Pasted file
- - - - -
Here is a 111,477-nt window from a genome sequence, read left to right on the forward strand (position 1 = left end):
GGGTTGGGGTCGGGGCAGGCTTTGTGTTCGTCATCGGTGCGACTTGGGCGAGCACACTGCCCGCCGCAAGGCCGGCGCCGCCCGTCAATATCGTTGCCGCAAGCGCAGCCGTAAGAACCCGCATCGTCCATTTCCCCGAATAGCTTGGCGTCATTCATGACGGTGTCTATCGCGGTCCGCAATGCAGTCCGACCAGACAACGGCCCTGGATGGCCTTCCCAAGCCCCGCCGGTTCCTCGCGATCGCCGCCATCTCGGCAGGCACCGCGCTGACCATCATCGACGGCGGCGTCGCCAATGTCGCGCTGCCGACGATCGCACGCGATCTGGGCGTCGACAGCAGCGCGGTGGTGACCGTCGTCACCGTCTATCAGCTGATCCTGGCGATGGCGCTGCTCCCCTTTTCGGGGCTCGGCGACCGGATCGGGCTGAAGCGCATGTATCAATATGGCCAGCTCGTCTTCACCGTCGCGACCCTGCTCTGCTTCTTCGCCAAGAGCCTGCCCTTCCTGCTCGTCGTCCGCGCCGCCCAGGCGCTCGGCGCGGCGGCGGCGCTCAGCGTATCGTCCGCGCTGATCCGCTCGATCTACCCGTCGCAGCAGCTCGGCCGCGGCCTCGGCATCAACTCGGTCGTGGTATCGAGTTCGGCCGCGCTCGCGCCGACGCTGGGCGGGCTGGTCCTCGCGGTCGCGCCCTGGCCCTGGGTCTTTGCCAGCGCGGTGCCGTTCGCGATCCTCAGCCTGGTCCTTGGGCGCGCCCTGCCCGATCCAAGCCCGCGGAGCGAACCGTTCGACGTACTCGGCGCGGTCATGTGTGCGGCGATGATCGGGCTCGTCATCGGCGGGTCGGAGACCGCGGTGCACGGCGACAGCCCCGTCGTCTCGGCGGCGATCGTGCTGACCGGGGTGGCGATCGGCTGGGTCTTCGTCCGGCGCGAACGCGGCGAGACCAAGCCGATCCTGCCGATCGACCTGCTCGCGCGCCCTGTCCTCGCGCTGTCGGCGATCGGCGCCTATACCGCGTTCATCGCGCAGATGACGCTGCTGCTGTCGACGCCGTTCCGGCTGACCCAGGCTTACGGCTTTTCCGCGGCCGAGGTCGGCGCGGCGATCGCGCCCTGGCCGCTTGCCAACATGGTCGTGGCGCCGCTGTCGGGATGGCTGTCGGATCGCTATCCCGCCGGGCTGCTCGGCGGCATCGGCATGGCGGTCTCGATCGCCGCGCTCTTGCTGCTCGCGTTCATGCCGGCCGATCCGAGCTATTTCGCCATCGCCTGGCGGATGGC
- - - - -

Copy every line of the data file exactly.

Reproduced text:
Here is a 111,477-nt window from a genome sequence, read left to right on the forward strand (position 1 = left end):
GGGTTGGGGTCGGGGCAGGCTTTGTGTTCGTCATCGGTGCGACTTGGGCGAGCACACTGCCCGCCGCAAGGCCGGCGCCGCCCGTCAATATCGTTGCCGCAAGCGCAGCCGTAAGAACCCGCATCGTCCATTTCCCCGAATAGCTTGGCGTCATTCATGACGGTGTCTATCGCGGTCCGCAATGCAGTCCGACCAGACAACGGCCCTGGATGGCCTTCCCAAGCCCCGCCGGTTCCTCGCGATCGCCGCCATCTCGGCAGGCACCGCGCTGACCATCATCGACGGCGGCGTCGCCAATGTCGCGCTGCCGACGATCGCACGCGATCTGGGCGTCGACAGCAGCGCGGTGGTGACCGTCGTCACCGTCTATCAGCTGATCCTGGCGATGGCGCTGCTCCCCTTTTCGGGGCTCGGCGACCGGATCGGGCTGAAGCGCATGTATCAATATGGCCAGCTCGTCTTCACCGTCGCGACCCTGCTCTGCTTCTTCGCCAAGAGCCTGCCCTTCCTGCTCGTCGTCCGCGCCGCCCAGGCGCTCGGCGCGGCGGCGGCGCTCAGCGTATCGTCCGCGCTGATCCGCTCGATCTACCCGTCGCAGCAGCTCGGCCGCGGCCTCGGCATCAACTCGGTCGTGGTATCGAGTTCGGCCGCGCTCGCGCCGACGCTGGGCGGGCTGGTCCTCGCGGTCGCGCCCTGGCCCTGGGTCTTTGCCAGCGCGGTGCCGTTCGCGATCCTCAGCCTGGTCCTTGGGCGCGCCCTGCCCGATCCAAGCCCGCGGAGCGAACCGTTCGACGTACTCGGCGCGGTCATGTGTGCGGCGATGATCGGGCTCGTCATCGGCGGGTCGGAGACCGCGGTGCACGGCGACAGCCCCGTCGTCTCGGCGGCGATCGTGCTGACCGGGGTGGCGATCGGCTGGGTCTTCGTCCGGCGCGAACGCGGCGAGACCAAGCCGATCCTGCCGATCGACCTGCTCGCGCGCCCTGTCCTCGCGCTGTCGGCGATCGGCGCCTATACCGCGTTCATCGCGCAGATGACGCTGCTGCTGTCGACGCCGTTCCGGCTGACCCAGGCTTACGGCTTTTCCGCGGCCGAGGTCGGCGCGGCGATCGCGCCCTGGCCGCTTGCCAACATGGTCGTGGCGCCGCTGTCGGGATGGCTGTCGGATCGCTATCCCGCCGGGCTGCTCGGCGGCATCGGCATGGCGGTCTCGATCGCCGCGCTCTTGCTGCTCGCGTTCATGCCGGCCGATCCGAGCTATTTCGCCATCGCCTGGCGGATGGC